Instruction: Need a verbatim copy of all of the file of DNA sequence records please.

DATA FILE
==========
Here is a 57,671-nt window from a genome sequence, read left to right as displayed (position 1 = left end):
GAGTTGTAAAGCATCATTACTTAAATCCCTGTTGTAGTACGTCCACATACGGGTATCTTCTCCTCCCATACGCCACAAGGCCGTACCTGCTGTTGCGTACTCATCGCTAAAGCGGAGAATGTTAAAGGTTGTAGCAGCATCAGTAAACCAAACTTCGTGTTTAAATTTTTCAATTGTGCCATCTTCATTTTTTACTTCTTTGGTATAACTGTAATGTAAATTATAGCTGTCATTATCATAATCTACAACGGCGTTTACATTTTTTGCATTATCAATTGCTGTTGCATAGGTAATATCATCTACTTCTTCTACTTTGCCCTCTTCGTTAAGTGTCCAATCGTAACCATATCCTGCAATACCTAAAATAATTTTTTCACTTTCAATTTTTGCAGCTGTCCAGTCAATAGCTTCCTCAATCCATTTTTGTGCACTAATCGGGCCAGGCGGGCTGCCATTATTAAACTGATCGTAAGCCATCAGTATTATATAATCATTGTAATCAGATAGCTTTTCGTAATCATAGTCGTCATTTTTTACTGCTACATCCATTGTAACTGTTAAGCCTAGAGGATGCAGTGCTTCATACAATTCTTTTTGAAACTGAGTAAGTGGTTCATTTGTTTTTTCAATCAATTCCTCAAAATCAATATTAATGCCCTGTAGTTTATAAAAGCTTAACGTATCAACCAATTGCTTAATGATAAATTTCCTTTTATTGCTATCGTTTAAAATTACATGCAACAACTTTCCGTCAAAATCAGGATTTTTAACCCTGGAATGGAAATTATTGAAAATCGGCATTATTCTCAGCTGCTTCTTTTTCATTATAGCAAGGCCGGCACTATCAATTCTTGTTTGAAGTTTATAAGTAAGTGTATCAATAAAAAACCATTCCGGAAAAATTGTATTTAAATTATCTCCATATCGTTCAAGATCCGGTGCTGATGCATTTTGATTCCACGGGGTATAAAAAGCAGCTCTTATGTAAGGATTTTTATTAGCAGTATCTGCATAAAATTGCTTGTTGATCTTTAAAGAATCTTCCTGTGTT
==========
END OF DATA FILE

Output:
Here is a 57,671-nt window from a genome sequence, read left to right as displayed (position 1 = left end):
GAGTTGTAAAGCATCATTACTTAAATCCCTGTTGTAGTACGTCCACATACGGGTATCTTCTCCTCCCATACGCCACAAGGCCGTACCTGCTGTTGCGTACTCATCGCTAAAGCGGAGAATGTTAAAGGTTGTAGCAGCATCAGTAAACCAAACTTCGTGTTTAAATTTTTCAATTGTGCCATCTTCATTTTTTACTTCTTTGGTATAACTGTAATGTAAATTATAGCTGTCATTATCATAATCTACAACGGCGTTTACATTTTTTGCATTATCAATTGCTGTTGCATAGGTAATATCATCTACTTCTTCTACTTTGCCCTCTTCGTTAAGTGTCCAATCGTAACCATATCCTGCAATACCTAAAATAATTTTTTCACTTTCAATTTTTGCAGCTGTCCAGTCAATAGCTTCCTCAATCCATTTTTGTGCACTAATCGGGCCAGGCGGGCTGCCATTATTAAACTGATCGTAAGCCATCAGTATTATATAATCATTGTAATCAGATAGCTTTTCGTAATCATAGTCGTCATTTTTTACTGCTACATCCATTGTAACTGTTAAGCCTAGAGGATGCAGTGCTTCATACAATTCTTTTTGAAACTGAGTAAGTGGTTCATTTGTTTTTTCAATCAATTCCTCAAAATCAATATTAATGCCCTGTAGTTTATAAAAGCTTAACGTATCAACCAATTGCTTAATGATAAATTTCCTTTTATTGCTATCGTTTAAAATTACATGCAACAACTTTCCGTCAAAATCAGGATTTTTAACCCTGGAATGGAAATTATTGAAAATCGGCATTATTCTCAGCTGCTTCTTTTTCATTATAGCAAGGCCGGCACTATCAATTCTTGTTTGAAGTTTATAAGTAAGTGTATCAATAAAAAACCATTCCGGAAAAATTGTATTTAAATTATCTCCATATCGTTCAAGATCCGGTGCTGATGCATTTTGATTCCACGGGGTATAAAAAGCAGCTCTTATGTAAGGATTTTTATTAGCAGTATCTGCATAAAATTGCTTGTTGATCTTTAAAGAATCTTCCTGTGTT